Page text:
Leaders of Turkish descent across Europe recently received an invitation to a fancy event in Istanbul, all expenses paid. But what sounded innocent enough appears to have been an attempt by Ankara to get members of the Turkish diaspora to represent Turkish interests abroad. Turkish-German politicians have reacted angrily to the brazen lobbying.
The invitation that numerous Turkish-German politicians received in February sounded enticing: Lunch in a five-star hotel in Istanbul, travel expenses included. The session was titled: “Wherever One of Our Compatriots Is, We Are There Too.”
Around 1,500 people of Turkish descent from several European countries accepted the tempting offer. Among the speakers at the event, which took place at the end of February, were businesspeople, NGO representatives and a member of the Belgian parliament of Turkish descent. But the meeting, which has sparked outrage among Turkish-German politicians, was more than a harmless gathering of the Turkish diaspora.
The event was organized by the Turkish government, which is led by the conservative-religious Justice and Development (AKP) party, in an attempt to send a clear message to the participants that they should represent Turkey in other countries. Turks living abroad should take the citizenship of their new home country — not, however, with the intention of becoming an integrated part of that society, but so they can become politically active, said Prime Minister Recep Tayyip Erdogan, who spoke at the event. Erdogan also compared Islamophobia with anti-Semitism in his speech and said that countries which oppose dual citizenship are violating people’s fundamental rights. (Germany, for example, generally does not allow its citizens to hold dual nationality.)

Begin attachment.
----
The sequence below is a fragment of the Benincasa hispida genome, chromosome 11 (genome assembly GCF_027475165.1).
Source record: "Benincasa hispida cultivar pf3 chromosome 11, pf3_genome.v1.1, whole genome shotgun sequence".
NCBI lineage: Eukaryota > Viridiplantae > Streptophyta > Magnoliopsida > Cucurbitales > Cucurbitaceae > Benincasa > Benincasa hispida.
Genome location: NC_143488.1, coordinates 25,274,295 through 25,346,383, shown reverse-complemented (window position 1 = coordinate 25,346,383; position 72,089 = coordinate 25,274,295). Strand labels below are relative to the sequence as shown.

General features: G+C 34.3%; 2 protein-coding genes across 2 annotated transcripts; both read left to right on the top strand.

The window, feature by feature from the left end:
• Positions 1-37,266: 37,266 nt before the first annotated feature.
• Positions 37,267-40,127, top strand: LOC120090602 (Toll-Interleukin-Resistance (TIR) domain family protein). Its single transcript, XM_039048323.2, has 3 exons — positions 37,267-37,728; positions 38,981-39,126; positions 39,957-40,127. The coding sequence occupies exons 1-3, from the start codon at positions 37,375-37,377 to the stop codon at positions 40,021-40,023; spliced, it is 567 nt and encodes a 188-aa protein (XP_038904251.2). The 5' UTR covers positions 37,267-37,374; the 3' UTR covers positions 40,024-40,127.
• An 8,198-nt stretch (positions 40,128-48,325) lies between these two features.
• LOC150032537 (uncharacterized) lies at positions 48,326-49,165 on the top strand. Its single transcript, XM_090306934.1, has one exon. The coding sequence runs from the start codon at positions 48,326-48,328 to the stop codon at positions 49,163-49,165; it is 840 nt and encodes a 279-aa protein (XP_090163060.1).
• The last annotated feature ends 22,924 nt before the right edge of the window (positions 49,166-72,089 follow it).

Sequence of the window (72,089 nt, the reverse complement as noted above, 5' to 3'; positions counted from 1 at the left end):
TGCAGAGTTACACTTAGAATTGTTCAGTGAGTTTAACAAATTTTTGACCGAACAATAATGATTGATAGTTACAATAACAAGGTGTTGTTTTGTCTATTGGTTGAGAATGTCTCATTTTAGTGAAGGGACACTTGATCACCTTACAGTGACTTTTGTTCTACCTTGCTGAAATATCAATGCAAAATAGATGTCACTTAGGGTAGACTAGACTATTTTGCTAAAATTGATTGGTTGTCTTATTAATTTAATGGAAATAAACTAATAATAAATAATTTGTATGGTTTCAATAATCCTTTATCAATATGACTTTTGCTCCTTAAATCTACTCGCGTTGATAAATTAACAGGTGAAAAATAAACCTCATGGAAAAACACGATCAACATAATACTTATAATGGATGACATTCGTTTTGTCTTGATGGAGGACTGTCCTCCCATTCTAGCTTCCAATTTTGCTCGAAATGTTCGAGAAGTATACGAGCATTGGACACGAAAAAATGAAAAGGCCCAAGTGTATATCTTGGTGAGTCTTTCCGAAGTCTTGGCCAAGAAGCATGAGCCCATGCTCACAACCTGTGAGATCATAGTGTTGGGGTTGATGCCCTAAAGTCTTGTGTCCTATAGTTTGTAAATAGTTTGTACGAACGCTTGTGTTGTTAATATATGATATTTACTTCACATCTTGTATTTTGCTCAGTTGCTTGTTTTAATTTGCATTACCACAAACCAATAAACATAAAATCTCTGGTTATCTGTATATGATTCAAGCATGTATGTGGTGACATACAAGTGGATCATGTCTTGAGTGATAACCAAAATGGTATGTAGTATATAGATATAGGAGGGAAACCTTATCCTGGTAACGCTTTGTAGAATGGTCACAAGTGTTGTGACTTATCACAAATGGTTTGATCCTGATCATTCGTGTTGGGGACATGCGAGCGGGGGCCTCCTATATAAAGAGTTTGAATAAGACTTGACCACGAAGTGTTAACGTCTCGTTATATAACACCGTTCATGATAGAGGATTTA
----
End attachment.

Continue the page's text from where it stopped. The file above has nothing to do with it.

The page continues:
‘Crime Against Humanity’
Participants in the session told SPIEGEL ONLINE that the Turkish prime minister then repeated a sentence which had already sparked fierce criticism when he said it during a 2008 speech in Cologne: “Assimilation is a crime against humanity.” And even stronger language was apparently used by one representative of the Turkish government. According to Ali Ertan Toprak, the vice chairman of the Alevi community in Germany, who was present at the lunch, one speaker went so far as to say: “We need to inoculate European culture with Turkish culture.”
The language in the invitiations already suggested the attitude of the Turkish government toward Turkish-German politicians. Ankara perceives them as being its own. Invitations sent in the name of Turkish Labor Minister Faruk Celik to German Bundestag members were addressed as “my esteemed members of parliament” and Erdogan was referred to as “our prime minister.”
Turkish-German politicians and religious representatives in Germany are now voicing sharp criticism of Ankara. “It was very clearly a lobbying event on the part of the Turkish government,” said Toprak. He said that he himself was shocked about how openly the Turkish government had expressed its view that Germans of Turkish descent should represent Turkey’s interests. “If members of the (conservative) Christian Democratic Union who oppose EU membership for Turkey had been there, they would have got a lot of material for their arguments,” Toprak says.